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On Tue, 27 Jan 1998, Raymond A. Brown wrote:
 
[...]
> What I was commenting on is the *fact* that these "language
> universals" are very controversial.  That means, as far as I
> can see, they are not apparent to everyone - or the same
> universals are not apparent.  What I do find difficult to
> understand is if these are in-born universals why there is the
> controversy.
 
There's a lot of controversy about what's genetic and what's not.  Why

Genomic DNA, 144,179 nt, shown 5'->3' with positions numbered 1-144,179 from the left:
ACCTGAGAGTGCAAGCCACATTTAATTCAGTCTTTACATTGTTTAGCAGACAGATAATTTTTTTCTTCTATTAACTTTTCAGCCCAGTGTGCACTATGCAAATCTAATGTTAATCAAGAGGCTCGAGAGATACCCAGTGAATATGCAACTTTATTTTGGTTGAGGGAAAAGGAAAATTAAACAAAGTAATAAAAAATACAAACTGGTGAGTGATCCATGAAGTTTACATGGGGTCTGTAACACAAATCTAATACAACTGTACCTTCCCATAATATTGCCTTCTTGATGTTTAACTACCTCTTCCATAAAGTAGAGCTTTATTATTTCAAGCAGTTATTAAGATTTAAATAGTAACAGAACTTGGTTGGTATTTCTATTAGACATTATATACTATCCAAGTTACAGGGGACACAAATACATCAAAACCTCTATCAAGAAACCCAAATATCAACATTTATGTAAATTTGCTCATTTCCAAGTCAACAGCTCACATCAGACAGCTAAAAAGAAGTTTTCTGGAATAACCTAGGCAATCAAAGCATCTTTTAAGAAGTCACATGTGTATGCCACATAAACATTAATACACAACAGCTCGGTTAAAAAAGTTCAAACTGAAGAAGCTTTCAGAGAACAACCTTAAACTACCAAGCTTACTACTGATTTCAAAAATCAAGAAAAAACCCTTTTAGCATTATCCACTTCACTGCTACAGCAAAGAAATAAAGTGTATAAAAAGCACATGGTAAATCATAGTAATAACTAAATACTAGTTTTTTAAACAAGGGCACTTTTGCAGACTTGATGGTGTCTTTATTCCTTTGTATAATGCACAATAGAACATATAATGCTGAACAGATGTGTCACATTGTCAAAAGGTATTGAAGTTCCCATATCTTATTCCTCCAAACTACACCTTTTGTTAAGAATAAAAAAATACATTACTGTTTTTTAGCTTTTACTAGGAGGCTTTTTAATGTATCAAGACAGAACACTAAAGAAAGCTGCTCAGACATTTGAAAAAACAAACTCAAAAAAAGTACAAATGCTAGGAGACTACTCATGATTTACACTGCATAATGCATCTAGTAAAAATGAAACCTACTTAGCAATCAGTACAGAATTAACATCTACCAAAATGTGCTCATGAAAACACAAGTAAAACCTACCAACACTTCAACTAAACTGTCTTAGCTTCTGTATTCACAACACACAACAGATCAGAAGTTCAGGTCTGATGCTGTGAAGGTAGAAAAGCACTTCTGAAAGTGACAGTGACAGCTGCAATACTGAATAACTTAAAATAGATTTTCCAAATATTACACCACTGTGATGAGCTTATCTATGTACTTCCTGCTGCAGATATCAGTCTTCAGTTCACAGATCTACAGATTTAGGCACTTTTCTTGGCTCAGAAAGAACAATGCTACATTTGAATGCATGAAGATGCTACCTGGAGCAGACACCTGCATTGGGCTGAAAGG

should language universals be an exception?
 
> That has absolutely nothing to do with *my* not looking.  I
> have studied to a lesser or greater degree quite a number of
> languages for nearly 50 years.
[...]
 
But studying languages means exactly to study the _non_universal
aspects of them.  This is another reason why the universals are so
difficult to get a formulation of.
 
[...]
 
> > It seems to me obvious that human language didn't
> > suddenly appear from nothing.
>
> ....same as the first human didn't suddenly appear out of
> nowhere.  I didn't say that human language suddenly appeared
> from nothing.
 
But so said I!  My assumption is that the human language faculty
originally was a mutation.
 
[...]
 
--
Jens S. Larsen  *  <"http://dorit.ihi.ku.dk/~steng/index">